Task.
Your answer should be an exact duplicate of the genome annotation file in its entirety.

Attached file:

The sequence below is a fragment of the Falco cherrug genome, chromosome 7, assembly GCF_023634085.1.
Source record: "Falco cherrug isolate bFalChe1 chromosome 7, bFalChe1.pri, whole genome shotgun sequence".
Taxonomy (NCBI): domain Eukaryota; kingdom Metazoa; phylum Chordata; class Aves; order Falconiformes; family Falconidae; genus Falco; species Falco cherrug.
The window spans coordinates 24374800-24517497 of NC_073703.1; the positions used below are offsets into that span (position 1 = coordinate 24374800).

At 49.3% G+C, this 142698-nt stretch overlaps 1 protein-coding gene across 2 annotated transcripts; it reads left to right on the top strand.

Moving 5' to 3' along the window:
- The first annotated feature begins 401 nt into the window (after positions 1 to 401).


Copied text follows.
The sequence below is a fragment of the Falco cherrug genome, chromosome 7, assembly GCF_023634085.1.
Source record: "Falco cherrug isolate bFalChe1 chromosome 7, bFalChe1.pri, whole genome shotgun sequence".
Taxonomy (NCBI): domain Eukaryota; kingdom Metazoa; phylum Chordata; class Aves; order Falconiformes; family Falconidae; genus Falco; species Falco cherrug.
The window spans coordinates 24374800-24517497 of NC_073703.1; the positions used below are offsets into that span (position 1 = coordinate 24374800).

At 49.3% G+C, this 142698-nt stretch overlaps 1 protein-coding gene across 2 annotated transcripts; it reads left to right on the top strand.

Moving 5' to 3' along the window:
- The first annotated feature begins 401 nt into the window (after positions 1 to 401).